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The Need For Scrutiny: Verron Haynes

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It's difficult, as dedicated, passionate fans, to divorce ourselves from our preconceived ideas about the players who compete in the games we love. We tend to form opinions and tend to clutch onto them ferociously - sometimes, even, in the face of evidence that supports a reality that is decidedly different from the belief itself.

It's a tendency that is generally harmless among fans, but potentially crippling to sports executives. What, then, do we make of the numbers Blitzburgh provided us with below, regarding Verron Haynes. Our eyes (and our hearts) tell us that he's been great for the Steelers, but now his role may be changing with the team, and it's important that we properly evaluate whether he's up to the task.

The numbers speak for themselves, obviously. According to Football Outsiders metrics, Haynes has been well below average. But now, with Jerome Bettis retiring, and Deuce Staley's health always a question mark, Haynes may be a bigger part of the running game. I think that we have to think of Haynes role more in comparison with The Bus than with Fast Willie Parker. To compare Parker and Haynes isn't particularly instructive, but comparing Haynes and Bettis is.

Why? Because The Bus was often used in precisely the way that we believe Haynes has been successful - getting the yards that were required, but not much else. When Bettis came in for all those goal line or short-yardage carries, everyone in the stadium knew what was coming. How did he perform?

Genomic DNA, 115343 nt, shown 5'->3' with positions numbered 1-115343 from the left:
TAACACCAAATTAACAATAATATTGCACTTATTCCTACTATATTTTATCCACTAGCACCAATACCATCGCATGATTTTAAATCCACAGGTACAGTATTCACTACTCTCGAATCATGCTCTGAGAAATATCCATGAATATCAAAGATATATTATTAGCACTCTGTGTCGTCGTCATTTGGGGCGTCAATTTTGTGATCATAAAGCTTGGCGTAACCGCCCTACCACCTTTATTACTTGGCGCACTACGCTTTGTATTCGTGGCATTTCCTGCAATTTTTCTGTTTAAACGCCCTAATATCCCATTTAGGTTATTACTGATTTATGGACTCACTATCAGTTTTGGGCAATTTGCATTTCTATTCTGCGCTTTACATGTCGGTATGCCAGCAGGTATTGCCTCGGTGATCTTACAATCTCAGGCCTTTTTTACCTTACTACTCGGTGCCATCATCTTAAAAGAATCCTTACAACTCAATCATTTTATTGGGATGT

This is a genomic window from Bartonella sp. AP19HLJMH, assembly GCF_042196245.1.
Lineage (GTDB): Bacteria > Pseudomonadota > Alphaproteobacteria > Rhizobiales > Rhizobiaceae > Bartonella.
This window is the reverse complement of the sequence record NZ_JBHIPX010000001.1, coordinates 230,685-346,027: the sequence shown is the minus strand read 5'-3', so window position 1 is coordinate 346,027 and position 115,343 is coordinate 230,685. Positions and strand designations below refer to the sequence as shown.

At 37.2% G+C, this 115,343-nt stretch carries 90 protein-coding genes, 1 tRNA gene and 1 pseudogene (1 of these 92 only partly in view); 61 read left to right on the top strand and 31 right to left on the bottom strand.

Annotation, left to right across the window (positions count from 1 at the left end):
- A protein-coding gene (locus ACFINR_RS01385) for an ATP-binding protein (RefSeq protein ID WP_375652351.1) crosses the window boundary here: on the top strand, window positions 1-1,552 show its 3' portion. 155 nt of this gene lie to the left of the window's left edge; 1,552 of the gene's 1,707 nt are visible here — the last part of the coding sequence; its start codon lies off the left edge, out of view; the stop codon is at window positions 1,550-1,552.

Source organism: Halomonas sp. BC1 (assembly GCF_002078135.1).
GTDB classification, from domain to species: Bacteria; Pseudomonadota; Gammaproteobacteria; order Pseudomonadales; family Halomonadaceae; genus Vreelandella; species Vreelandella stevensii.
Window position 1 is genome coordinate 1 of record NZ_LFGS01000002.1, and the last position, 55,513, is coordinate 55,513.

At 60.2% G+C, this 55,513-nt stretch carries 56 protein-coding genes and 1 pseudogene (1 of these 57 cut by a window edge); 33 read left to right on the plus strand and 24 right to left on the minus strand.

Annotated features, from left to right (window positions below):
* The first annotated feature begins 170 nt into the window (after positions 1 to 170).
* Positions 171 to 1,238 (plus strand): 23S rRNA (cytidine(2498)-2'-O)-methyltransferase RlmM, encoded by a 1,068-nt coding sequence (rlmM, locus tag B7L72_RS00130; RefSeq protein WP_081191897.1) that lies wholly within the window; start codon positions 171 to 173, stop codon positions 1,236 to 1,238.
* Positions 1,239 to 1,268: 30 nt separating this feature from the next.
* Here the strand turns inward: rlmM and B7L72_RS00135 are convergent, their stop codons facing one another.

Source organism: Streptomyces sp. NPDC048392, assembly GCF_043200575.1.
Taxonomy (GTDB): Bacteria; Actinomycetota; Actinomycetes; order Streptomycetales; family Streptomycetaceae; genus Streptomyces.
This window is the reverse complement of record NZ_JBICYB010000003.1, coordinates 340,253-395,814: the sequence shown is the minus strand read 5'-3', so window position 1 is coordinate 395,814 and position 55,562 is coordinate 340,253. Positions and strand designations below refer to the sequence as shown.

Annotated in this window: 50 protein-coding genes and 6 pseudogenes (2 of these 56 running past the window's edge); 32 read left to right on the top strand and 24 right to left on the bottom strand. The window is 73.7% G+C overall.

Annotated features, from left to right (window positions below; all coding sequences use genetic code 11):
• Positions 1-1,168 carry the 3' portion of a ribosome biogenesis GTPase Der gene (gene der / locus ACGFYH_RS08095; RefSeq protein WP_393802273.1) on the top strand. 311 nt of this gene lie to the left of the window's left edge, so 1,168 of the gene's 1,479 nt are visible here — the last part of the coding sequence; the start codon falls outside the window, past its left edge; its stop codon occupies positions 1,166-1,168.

By FO's metrics, very well. He achived a success rate of 51% with a VOA of 12.8%. As noted below, Haynes' numbers simply don't approach anything near that level of success. His role was different than the Bus's role was, but the similarities are relevant, and should make us ask whether he's cut out for this role.

I'm skeptical. Haynes' numbers just don't add up with what many of us (myself included, prior to this study) thought of his abilities. The point was made that his ability to block should not be undervalued, and I'll agree with that notion.

And it will bring me to my last thought, which is a reason to be slightly less skeptical. A big part of running a successful football team is putting players in a position where their skills are best utilized, and it's entirely possible that Haynes skill set was not particularly well suited for the role he was being asked to play. It's also entirely possible that the role he was asked to play was a role in which very few - if any - players would find much success. Haynes was often brought in to run the ball, kill the clock, and not turn the ball over.

The only thing that still leaves me concerned is the aforementioned note about Bettis. In similar situations, the Bus was just that much more effective. It's too soon to judge Haynes in his new role, but Steeler fans would be wise to watch with a close, skeptical eye.

[editor's note, by SteelerFan] This piece was posted prior to Blitzburgh's excellent post (above) including Haynes' pass catching abilities. This is illuminating, and hammers home even more the point I was trying to make about finding the best role for a player's particular skill set. Haynes appears to be a player with a versatile skill set - the ability to block and catch passes, as well as run. The Steeler coaches (in a far better position to evaluate his skills than we are), perhaps understand that a shift in roles will yield more productive results for Haynes.

--PB--